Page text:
7. Total Accumulated Corn Heat Units from May 1 to June 10, 2018 shows that the south central and south west portions of the province received the greatest accumulated corn heat units (maximum of 748 units). Heat accumulation generally decreases from south to north. Corn heats units are similar to growing degree days given they both assume that growth increases with increasing temperature but they are calculated differently.  Corn heat units calculates the day and night temperatures separately.  It is assumed that no growth occurs with night temperatures below 4.4°C or day temperatures below 10°C . Maximum growth occurs at 30°C and decreases with higher temperatures.
  8. Percent of Normal Accumulated Corn Heat Units from May 1 to June 10, 2018 shows above normal CHU accumulation at all agro-MB regions (ranging between 112 – 138). The climate normal is based on historical record over a 30-year period.
  9. Total Accumulated Physiological Days (P-Days) from June 1 – 10, 2018 shows greater heat accumulation in the central and southwest regions of agro-Manitoba. Similar to GDD and CHU, the P-day provides an indication of heat accumulation. However, it uses 7°C as the minimum air temperature for growth and development; rapid growth at 21°C and maximum growth at 30°C. P-Day is mostly used for Potato heat accumulation. A different start date is used for P-days because accumulation commences when about 50% of potato emergence. Other heat accumulation starts from seeding.
  10. Percent of Normal Accumulated P-Days from June 1 - 10, 2018 shows that compared to historical accumulation, the Central region (areas around Carman) have received the highest percentage of normal P-days heat accumulation.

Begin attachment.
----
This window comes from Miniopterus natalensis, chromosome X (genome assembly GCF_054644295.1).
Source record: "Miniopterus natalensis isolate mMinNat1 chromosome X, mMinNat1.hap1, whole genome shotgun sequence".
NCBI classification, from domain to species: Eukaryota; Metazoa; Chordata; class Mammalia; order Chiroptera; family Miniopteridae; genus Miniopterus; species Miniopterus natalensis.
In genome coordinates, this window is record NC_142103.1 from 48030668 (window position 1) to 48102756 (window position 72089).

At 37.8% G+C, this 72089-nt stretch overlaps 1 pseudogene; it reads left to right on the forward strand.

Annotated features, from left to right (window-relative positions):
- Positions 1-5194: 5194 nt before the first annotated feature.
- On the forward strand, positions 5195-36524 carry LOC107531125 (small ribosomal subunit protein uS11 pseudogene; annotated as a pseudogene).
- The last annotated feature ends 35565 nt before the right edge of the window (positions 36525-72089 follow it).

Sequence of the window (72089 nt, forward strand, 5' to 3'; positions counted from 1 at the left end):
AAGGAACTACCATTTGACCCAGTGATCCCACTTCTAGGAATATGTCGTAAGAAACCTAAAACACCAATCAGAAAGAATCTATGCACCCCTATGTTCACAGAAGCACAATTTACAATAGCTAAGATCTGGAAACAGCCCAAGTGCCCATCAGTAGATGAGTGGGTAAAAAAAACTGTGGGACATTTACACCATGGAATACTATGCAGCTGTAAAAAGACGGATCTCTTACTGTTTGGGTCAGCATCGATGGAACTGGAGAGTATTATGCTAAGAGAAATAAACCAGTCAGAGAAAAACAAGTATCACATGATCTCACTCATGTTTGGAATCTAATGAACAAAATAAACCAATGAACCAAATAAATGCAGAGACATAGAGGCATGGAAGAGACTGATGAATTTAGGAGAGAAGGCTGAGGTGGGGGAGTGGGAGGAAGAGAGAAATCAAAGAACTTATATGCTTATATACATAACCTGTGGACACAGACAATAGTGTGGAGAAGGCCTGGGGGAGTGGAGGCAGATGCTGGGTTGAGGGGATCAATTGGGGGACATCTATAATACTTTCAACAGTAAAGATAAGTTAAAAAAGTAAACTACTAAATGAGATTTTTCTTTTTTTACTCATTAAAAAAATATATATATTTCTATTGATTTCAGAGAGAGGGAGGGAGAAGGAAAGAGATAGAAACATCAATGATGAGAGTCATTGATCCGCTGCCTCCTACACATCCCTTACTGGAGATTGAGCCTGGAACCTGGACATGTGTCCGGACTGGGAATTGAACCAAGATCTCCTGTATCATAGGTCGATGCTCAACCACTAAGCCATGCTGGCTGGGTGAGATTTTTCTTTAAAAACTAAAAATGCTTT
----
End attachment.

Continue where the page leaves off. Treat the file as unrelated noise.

11. The average daily soil temperature across agro-Manitoba can be found at (   
  12. The Manitoba Weather Report shows weather information by individual weather station.  Current conditions at each weather station can be found here.

Additional geospatial viewers are available at 

Note:  Barometric Pressure Sensors will be added to all weather stations in 2018 and this will enable “forecast” data” and to possibly include this into modelling products.  You will also note that each weather station will have 4 soil moisture probes recording information (5, 20, 50 and 100 cm) in 2018.  This data will become available as weather stations are upgraded.  


Special Weather Events

Weekly Maps

(Higher resolution is available on request)

Crop Weather Report



Subscribe to the receive weekly distribution of seasonal reports and maps by email.


Seasonal maps

Visit the Seasonal Reports page for information on progress in seeding and crop establishment, crop development, pest activity including weeds, insects and disease, harvest progress, crop yields and grades, fall field work progress, and status of winter cereal crop seeding and establishment. Information on haying progress and estimated yields, as well as pasture conditions is included.